Suehyla El-Attar

Suehyla El-Attar has been a professional stage actor for nearly 19 years and a professional film/TV actor for 10 years. As a playwright, she had her first play produced in 2006 at Horizon Theatre. She has received a couple of awards for her writing. She has worked as a dramaturg with several organizations in Atlanta, helping other professional playwrights understand how to better structure their plays and stay true to the story they really want to tell. In 2014, she was named the Alliance Theatre Artistic Fellow, focusing specifically on directing. When she teaches, her main goal is to point out that this art form of playwriting is one of the many paths people use to tell stories, and stories are a basic human function. The most important element in a story is want. She tells the students she encounters that nothing is more boring than a story lacking want, just like nothing is more boring than a person who doesn’t care what they want. You have to want if you want to move and advance. In that way, we are all walking stories.

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Arts Disciplines: Theatre/Drama, Storytelling, Creative Writing

Core Content Curriculum Areas: Theatre/Drama

Grade Levels: 6-8, 9-12

Geographic Availability: Metro Atlanta, North Georgia

Program Fees:

  • Workshop fees – $500 (which includes travel)
  • Residency fees – 1 week – $2,500 (which includes travel); 2 weeks – $4,000 (which includes travel)

Artistic Profile:

Suehyla El-Attar has been a professional stage actor for nearly 19 years and a professional film/TV actor for 10 years. As a playwright, she had her first play produced in 2006 at Horizon Theatre. She has received a couple of awards for her writing.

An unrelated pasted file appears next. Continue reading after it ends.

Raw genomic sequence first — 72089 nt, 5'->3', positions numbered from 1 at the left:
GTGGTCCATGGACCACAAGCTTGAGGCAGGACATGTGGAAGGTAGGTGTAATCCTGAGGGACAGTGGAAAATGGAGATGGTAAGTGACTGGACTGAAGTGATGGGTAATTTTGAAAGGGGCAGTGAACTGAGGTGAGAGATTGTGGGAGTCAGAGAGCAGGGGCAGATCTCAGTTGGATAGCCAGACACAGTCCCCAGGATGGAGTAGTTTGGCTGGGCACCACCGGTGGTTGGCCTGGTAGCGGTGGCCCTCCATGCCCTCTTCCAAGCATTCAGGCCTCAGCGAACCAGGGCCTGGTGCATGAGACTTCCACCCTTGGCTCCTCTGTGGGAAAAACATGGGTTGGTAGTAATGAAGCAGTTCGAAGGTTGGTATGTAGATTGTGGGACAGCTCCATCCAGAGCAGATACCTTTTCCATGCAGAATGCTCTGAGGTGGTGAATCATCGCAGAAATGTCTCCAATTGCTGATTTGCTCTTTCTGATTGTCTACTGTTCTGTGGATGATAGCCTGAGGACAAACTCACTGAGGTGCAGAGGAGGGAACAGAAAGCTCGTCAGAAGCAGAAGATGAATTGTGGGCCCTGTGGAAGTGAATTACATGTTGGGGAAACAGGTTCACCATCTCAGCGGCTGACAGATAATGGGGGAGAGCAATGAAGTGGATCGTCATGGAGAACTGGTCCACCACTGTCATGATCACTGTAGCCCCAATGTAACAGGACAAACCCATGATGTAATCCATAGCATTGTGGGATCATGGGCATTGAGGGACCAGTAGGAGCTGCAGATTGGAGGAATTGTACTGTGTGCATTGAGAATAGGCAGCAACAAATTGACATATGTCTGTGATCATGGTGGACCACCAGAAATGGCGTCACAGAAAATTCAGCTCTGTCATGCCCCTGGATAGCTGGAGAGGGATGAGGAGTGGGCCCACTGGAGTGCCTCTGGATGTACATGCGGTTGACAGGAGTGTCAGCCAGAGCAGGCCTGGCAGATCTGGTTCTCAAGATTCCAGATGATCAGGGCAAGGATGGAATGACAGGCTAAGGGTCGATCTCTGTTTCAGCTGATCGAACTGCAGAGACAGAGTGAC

Suehyla has worked as a dramaturg with several organizations in Atlanta, helping other professional playwrights understand how to better structure the play and stay true to the story they really want to tell. In 2014, she was named the Alliance Theatre Artistic Fellow, focusing specifically on directing. When she teaches, her main goal is to point out that this art form of playwriting is one of the many paths people use to tell stories, and stories are a basic human function. The most important element in a story is want. She tells the students she encounters that nothing is more boring than a story lacking want, just like nothing is more boring than a person who doesn’t care what they want. You have to want if you want to move and advance. In that way, we are all walking stories.   

Teaching Experience:

Suehyla began teaching with a summer drama camp in 2005, working with 8-12 year olds, as a playwright instructor. She stayed with that camp for several years. It worked mostly like a babysitting option for parents during the summer and she learned how to make the most of that so that the kids would benefit, no matter what. She moved on to a more advanced summer program, Youth Creates, produced by 7 Stages Theatre. This was a 5-week program where nearly 40 youth, ages 10-20, were brought together to collaborate and make an original production (they would create an original story, music, write the script, do the publicity, and all their own tech) by the end of the five weeks. It was in this program where she really learned how to communicate most effectively because she was working with various economic and cultural backgrounds, not to mention age groups.

Sample Programs:

  • One-Week Playwright Residency: Students learn about plot structure, play formatting, write a one-minute play, and how to give and receive critical response feedback.
  • Two-Week Playwright Residency: Students learn about plot structure, script formatting, write a 10minute play, how to give and receive critical response feedback, and how to incorporate the feedback into a 2nd a draft.
  • One-Day Movement Storytelling Workshop: Using the Celeste Miller Style of storytelling, which intertwines personal narratives with self-found and inspired choreographed movement, students will learn to share and express their stories completely, learn how to create boundaries and move them, and, finally, learn what it means to be safe in one’s own story.

Sample Lesson Plans/Study Guides:

Program Photos: